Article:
Breathitt school superintendent jailed for violating terms of bond

Arch Turner
Arch Turner

Breathitt County Schools Superintendent Arch Turner must stay in jail until his trial on federal vote-buying charges because he probably would try to influence witnesses if left free on bond, a federal judge has ruled.

U.S. Magistrate Judge Robert E. Wier revoked Turner's bond after a hearing Tuesday, ordering Turner jailed immediately.

Wier had released Turner from custody after he was arrested in the vote-buying case in March.

One condition of Turner's pretrial release was that he not have contact with prosecution witnesses or with defendants in the case, except through his attorneys.

However, evidence at the hearing showed Turner went to the home of another man charged with him, former county Sheriff John L. Turner, and discussed the case, Wier said in an order filed Wednesday.

Among other things, Arch Turner discussed lining up stories among defendants and witnesses in his trial and a related case, Wier said.

That was after John L. Turner, who did not request the meeting, reminded Arch Turner they weren't supposed to discuss the case, according to the order.

John L. Turner reported the incident and later wore a recording device for authorities who were investigating.

At another meeting, Arch Turner talked about the case again and encouraged John L. Turner to buy a cellphone that couldn't be traced by police, according to testimony Wier cited in his order.

Arch Turner's conduct was "a blatant attempt to interfere with or affect the prosecution" of the alleged vote-buying conspiracies in Breathitt County, Wier said.

Assistant U.S. Attorney Kenneth Taylor argued that Arch Turner should be jailed pending trial, scheduled for July 30.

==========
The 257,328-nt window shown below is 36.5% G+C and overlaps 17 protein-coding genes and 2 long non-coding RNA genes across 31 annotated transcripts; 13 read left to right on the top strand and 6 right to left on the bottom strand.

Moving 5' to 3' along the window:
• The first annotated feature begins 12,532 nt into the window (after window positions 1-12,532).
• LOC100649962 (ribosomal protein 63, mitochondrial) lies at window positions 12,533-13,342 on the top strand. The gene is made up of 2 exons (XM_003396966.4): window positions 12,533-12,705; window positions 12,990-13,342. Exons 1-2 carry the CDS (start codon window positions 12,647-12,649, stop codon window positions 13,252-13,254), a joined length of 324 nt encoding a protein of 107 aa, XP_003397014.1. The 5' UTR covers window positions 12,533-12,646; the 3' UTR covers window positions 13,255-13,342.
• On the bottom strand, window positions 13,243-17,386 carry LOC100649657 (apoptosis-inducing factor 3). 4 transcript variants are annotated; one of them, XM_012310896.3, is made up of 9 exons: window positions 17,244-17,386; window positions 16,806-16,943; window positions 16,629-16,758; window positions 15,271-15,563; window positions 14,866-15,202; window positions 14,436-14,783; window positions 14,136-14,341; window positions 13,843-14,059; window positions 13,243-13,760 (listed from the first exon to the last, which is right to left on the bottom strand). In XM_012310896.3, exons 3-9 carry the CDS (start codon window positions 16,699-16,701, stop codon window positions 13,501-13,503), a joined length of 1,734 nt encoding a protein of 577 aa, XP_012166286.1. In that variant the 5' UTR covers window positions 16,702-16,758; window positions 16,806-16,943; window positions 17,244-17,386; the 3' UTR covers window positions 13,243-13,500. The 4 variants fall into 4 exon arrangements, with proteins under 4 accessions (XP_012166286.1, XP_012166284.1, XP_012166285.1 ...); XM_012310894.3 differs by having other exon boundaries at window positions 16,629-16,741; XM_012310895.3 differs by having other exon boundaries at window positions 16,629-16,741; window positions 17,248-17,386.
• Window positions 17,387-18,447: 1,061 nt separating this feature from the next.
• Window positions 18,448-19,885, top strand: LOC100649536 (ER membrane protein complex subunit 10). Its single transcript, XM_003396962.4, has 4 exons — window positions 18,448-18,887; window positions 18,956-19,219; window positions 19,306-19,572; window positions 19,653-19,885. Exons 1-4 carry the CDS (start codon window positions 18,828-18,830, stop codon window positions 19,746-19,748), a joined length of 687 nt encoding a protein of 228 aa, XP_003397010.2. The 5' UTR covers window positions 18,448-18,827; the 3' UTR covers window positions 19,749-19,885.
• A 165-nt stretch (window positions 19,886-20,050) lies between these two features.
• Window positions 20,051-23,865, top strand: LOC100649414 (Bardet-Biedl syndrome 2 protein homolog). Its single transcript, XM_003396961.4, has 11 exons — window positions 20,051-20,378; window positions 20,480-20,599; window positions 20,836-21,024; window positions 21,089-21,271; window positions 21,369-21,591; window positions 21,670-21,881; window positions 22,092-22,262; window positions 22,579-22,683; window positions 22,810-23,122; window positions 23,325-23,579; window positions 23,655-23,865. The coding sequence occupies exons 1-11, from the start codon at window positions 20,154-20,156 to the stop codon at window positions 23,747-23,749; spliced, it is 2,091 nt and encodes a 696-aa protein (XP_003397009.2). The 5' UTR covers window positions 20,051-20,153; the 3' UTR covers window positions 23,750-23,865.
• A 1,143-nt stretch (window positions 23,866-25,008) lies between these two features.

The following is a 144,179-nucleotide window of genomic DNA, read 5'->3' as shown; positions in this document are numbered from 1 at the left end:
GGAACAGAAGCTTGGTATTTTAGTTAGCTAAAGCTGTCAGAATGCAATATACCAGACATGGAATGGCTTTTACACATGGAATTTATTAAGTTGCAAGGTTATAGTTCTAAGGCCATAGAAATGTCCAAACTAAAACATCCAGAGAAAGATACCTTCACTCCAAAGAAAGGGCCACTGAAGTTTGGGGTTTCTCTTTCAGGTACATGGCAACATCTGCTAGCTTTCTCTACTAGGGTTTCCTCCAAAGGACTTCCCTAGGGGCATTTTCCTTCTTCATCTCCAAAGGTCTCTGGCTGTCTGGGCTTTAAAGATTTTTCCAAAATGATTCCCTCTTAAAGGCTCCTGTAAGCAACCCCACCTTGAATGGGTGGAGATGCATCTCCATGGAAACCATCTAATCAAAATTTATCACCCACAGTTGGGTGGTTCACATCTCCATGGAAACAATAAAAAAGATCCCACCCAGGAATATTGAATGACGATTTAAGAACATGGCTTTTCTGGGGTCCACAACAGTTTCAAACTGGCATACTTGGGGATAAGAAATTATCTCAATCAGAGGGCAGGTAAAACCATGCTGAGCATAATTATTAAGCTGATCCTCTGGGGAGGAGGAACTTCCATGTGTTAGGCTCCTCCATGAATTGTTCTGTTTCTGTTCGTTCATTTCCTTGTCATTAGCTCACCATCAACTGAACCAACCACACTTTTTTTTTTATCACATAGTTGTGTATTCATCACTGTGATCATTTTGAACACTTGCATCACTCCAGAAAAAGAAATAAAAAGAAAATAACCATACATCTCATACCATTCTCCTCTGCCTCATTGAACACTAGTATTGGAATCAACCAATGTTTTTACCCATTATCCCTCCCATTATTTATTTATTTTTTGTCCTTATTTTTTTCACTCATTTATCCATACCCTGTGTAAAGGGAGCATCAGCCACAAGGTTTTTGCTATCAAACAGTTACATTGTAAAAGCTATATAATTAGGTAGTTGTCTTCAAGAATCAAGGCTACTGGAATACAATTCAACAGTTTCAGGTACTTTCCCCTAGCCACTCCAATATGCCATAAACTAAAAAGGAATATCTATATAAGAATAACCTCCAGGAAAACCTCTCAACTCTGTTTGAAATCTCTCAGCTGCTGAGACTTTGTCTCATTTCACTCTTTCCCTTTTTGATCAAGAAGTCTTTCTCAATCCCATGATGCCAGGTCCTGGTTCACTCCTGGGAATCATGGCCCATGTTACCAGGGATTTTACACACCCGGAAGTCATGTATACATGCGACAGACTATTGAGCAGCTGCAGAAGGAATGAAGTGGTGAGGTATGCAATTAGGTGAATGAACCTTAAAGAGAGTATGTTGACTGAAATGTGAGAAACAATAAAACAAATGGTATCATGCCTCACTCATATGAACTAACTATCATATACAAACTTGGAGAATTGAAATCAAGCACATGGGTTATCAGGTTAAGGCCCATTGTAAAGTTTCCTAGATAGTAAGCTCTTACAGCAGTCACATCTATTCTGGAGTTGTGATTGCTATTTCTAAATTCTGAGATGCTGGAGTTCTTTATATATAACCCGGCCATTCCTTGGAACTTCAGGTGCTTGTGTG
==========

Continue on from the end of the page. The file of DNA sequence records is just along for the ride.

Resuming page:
Arch Turner's attorney, Brent Caldwell, told Wier that arrangements have been made for Turner to move to Lexington — away from witnesses in the case — and that Turner could be monitored closely if allowed to remain free.

Wier, however, said it was clear that Turner "has no respect for conditions of release and/or for the purity and propriety of the judicial system."

He said he couldn't trust that any release conditions would guard against Turner trying to tamper with witnesses, wherever he lived.

Turner is among 10 people in three related cases charged with conspiring to buy votes in the May 2010 primary in Breathitt County.

He is charged with conspiracy; providing money to buy votes; trying to get a witness to not give information to authorities, or to lie; and lying to an FBI agent.

He faces up to 20 years in prison if convicted.

Turner maintains his innocence, Caldwell said.

Eight people, including school board member George Daniel "Bear" Strong and Michael Salyers, a candidate for magistrate in 2010, have pleaded guilty or been convicted.

Court documents say several people conspired to buy votes for a slate of candidates.

People who sold their votes for up to $75 falsely said they were disabled and needed help in the voting booth, so that a member of the conspiracy could go in with them and make sure they voted as paid, court documents indicate.

There has been talk in the county that Turner has told school board members he is quitting.

However, Lynn Herald, the board's attorney, said she had not seen any formal notice about Turner's employment. The acting board chairwoman, Ina Southwood, refused to comment on whether Turner had told her he was quitting.

State Commissioner of Education Terry Holliday has asked Turner to resign, but he has not responded, said Lisa Gross, spokeswoman for the state Department of Education.

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